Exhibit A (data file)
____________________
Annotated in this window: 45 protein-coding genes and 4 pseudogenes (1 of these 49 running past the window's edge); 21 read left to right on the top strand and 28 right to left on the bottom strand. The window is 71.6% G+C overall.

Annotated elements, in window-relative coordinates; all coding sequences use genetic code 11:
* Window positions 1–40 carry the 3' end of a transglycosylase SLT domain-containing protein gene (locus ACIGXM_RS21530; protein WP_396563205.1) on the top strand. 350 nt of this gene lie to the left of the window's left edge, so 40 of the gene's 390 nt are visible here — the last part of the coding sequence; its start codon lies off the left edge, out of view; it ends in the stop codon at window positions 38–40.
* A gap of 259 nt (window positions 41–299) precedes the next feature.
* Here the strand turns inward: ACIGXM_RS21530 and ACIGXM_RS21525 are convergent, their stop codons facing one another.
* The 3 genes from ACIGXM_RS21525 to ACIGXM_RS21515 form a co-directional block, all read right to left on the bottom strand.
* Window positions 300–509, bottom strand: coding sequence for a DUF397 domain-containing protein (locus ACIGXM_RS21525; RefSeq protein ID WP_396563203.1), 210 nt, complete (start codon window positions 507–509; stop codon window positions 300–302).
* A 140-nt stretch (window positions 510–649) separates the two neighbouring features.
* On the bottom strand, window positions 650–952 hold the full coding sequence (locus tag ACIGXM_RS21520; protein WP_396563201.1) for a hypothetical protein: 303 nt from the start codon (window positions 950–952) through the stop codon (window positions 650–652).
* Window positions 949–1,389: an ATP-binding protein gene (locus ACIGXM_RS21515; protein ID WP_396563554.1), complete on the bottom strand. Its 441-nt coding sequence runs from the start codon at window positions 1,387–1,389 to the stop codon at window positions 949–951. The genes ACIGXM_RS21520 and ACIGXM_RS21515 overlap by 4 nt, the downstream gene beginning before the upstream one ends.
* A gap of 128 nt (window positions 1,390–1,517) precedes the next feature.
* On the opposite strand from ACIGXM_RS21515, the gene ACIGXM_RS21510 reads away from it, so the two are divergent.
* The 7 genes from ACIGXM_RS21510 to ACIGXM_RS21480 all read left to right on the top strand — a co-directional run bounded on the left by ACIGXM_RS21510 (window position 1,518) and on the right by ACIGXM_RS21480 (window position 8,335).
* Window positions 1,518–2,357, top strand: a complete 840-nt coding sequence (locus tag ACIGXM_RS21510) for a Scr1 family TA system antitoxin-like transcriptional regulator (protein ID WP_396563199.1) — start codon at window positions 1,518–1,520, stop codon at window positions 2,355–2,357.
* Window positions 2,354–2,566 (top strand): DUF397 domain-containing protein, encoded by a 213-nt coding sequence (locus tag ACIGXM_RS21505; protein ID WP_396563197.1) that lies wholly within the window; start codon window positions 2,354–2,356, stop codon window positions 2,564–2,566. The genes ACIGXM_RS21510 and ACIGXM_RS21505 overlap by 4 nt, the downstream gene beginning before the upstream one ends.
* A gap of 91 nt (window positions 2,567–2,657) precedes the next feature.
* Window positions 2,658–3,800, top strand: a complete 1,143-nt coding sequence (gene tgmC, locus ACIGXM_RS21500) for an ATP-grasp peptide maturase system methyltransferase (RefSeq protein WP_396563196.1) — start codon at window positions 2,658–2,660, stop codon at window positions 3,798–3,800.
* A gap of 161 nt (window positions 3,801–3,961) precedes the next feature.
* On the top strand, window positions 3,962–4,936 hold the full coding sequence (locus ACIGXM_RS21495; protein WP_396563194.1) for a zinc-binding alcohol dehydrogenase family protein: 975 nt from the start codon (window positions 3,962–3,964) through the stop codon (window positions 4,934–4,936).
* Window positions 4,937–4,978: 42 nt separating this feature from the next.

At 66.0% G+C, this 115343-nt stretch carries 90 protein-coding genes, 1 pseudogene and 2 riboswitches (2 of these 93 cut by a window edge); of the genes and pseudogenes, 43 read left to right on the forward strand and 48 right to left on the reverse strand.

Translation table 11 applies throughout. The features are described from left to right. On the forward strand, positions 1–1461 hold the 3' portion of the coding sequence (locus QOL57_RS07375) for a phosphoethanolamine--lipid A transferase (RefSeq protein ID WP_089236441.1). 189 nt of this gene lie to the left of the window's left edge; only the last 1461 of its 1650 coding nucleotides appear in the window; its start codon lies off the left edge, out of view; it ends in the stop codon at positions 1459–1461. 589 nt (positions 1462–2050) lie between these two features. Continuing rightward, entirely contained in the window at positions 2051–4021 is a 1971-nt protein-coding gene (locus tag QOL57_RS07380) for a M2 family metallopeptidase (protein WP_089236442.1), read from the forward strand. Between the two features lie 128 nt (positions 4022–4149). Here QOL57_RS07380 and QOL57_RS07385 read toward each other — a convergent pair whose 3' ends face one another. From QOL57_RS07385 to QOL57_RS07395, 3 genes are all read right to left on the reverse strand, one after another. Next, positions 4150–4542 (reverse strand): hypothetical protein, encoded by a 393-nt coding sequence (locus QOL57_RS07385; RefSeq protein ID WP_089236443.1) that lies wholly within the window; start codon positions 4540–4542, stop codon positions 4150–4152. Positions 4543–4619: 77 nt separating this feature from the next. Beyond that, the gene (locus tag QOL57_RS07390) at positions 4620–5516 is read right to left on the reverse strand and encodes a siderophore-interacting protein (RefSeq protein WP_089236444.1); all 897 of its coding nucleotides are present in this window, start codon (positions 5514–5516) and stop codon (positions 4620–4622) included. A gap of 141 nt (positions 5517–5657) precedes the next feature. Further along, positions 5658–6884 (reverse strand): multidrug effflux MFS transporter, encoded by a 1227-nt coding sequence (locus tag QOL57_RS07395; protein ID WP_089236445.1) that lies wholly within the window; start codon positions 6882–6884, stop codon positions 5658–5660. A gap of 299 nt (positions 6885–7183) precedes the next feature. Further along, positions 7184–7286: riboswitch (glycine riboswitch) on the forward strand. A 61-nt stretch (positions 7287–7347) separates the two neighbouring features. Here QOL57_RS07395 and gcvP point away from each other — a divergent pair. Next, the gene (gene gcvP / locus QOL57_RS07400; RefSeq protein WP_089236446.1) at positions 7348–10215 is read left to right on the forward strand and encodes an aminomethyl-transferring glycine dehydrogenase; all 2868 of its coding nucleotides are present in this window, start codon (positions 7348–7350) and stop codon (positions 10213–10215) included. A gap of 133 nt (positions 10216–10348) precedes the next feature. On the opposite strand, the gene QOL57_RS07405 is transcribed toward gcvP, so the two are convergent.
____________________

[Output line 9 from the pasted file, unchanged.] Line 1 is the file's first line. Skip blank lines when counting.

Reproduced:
* On the bottom strand, window positions 650–952 hold the full coding sequence (locus tag ACIGXM_RS21520; protein WP_396563201.1) for a hypothetical protein: 303 nt from the start codon (window positions 950–952) through the stop codon (window positions 650–652).